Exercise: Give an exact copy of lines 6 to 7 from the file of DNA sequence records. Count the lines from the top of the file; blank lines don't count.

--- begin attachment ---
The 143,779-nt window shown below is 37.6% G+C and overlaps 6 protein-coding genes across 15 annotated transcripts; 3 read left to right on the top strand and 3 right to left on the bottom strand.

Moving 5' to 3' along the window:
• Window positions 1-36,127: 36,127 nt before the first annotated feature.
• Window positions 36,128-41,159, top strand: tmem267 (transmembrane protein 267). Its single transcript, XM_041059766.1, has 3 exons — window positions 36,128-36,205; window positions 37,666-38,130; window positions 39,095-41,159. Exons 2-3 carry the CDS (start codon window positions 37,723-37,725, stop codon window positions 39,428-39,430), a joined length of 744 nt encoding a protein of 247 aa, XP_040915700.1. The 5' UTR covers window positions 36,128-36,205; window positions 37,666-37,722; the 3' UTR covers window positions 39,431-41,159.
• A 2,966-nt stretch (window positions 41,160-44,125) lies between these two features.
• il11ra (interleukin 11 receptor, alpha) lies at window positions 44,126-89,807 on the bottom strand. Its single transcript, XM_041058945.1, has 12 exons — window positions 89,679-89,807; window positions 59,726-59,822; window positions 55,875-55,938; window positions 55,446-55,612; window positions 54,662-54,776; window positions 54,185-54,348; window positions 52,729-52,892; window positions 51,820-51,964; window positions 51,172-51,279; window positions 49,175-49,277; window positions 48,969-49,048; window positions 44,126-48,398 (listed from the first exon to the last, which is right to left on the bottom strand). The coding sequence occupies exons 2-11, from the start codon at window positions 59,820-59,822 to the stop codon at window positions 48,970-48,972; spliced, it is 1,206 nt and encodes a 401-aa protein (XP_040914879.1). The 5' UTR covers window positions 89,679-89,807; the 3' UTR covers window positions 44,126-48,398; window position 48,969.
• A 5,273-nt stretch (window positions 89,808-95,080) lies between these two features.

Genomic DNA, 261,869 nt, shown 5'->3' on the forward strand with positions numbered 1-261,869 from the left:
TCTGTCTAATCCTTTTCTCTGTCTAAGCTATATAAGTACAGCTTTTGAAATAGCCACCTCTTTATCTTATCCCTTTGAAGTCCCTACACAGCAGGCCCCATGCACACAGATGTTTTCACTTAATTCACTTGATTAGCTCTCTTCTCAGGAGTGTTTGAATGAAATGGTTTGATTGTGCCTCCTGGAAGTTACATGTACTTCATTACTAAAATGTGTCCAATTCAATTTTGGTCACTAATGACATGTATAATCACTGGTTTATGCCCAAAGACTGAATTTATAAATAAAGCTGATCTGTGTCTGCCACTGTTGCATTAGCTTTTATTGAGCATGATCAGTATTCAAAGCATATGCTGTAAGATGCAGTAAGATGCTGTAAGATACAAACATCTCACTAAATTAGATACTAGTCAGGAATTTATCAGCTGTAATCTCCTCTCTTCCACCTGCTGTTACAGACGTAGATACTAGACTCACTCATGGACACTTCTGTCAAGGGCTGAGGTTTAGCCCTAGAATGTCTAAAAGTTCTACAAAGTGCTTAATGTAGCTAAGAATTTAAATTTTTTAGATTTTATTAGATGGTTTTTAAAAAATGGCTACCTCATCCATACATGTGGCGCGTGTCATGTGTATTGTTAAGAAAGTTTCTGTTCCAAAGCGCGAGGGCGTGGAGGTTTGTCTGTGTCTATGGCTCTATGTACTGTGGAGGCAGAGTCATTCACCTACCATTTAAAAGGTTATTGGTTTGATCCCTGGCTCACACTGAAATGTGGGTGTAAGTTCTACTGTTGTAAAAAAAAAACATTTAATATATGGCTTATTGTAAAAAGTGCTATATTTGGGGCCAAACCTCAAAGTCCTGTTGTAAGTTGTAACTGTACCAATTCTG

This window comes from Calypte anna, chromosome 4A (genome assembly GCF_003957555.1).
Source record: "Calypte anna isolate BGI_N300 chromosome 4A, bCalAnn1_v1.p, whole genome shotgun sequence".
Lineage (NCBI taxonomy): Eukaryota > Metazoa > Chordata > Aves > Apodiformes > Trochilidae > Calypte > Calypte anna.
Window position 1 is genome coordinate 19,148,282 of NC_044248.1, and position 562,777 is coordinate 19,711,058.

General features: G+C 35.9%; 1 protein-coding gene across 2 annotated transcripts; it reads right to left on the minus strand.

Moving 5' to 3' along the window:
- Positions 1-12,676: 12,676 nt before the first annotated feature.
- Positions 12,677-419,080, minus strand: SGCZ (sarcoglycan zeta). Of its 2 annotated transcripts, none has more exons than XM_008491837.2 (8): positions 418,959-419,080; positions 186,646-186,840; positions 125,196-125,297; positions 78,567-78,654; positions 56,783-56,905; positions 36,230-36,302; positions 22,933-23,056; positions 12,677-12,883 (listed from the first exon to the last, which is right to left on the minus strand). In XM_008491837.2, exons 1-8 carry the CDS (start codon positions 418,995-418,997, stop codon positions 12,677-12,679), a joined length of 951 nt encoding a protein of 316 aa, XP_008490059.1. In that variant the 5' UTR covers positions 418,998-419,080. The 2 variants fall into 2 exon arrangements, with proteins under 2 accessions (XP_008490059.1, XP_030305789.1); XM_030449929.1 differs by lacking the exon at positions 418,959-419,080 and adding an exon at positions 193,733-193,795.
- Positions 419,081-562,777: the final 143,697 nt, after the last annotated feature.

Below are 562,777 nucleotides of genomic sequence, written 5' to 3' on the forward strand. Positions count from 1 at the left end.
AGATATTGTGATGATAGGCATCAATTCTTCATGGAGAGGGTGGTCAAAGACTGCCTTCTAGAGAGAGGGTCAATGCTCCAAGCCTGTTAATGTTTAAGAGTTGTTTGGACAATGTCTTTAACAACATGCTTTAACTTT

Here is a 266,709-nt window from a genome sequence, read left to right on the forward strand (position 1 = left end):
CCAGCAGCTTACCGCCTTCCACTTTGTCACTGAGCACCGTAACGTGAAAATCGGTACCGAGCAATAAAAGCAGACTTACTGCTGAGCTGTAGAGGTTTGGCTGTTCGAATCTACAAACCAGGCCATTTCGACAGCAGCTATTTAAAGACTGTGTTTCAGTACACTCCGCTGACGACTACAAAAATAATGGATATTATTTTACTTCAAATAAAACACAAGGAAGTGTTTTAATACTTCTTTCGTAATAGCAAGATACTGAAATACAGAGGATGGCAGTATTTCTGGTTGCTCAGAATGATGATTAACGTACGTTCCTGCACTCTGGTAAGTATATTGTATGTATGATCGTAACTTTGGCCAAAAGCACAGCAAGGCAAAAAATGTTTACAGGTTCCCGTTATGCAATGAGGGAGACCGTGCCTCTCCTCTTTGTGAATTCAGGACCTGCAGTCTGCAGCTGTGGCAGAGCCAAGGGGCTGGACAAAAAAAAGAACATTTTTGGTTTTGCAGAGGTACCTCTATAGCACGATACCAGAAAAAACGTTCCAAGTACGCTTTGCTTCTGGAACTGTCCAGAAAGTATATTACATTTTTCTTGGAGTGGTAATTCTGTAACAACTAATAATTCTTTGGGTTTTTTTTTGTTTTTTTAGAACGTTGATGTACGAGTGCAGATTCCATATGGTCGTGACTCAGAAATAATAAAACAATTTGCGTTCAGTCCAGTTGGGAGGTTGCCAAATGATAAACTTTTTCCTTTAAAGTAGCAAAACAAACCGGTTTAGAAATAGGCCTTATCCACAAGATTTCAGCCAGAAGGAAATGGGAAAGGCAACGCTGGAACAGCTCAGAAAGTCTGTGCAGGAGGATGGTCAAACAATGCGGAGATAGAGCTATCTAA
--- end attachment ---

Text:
• il11ra (interleukin 11 receptor, alpha) lies at window positions 44,126-89,807 on the bottom strand. Its single transcript, XM_041058945.1, has 12 exons — window positions 89,679-89,807; window positions 59,726-59,822; window positions 55,875-55,938; window positions 55,446-55,612; window positions 54,662-54,776; window positions 54,185-54,348; window positions 52,729-52,892; window positions 51,820-51,964; window positions 51,172-51,279; window positions 49,175-49,277; window positions 48,969-49,048; window positions 44,126-48,398 (listed from the first exon to the last, which is right to left on the bottom strand). The coding sequence occupies exons 2-11, from the start codon at window positions 59,820-59,822 to the stop codon at window positions 48,970-48,972; spliced, it is 1,206 nt and encodes a 401-aa protein (XP_040914879.1). The 5' UTR covers window positions 89,679-89,807; the 3' UTR covers window positions 44,126-48,398; window position 48,969.
• A 5,273-nt stretch (window positions 89,808-95,080) lies between these two features.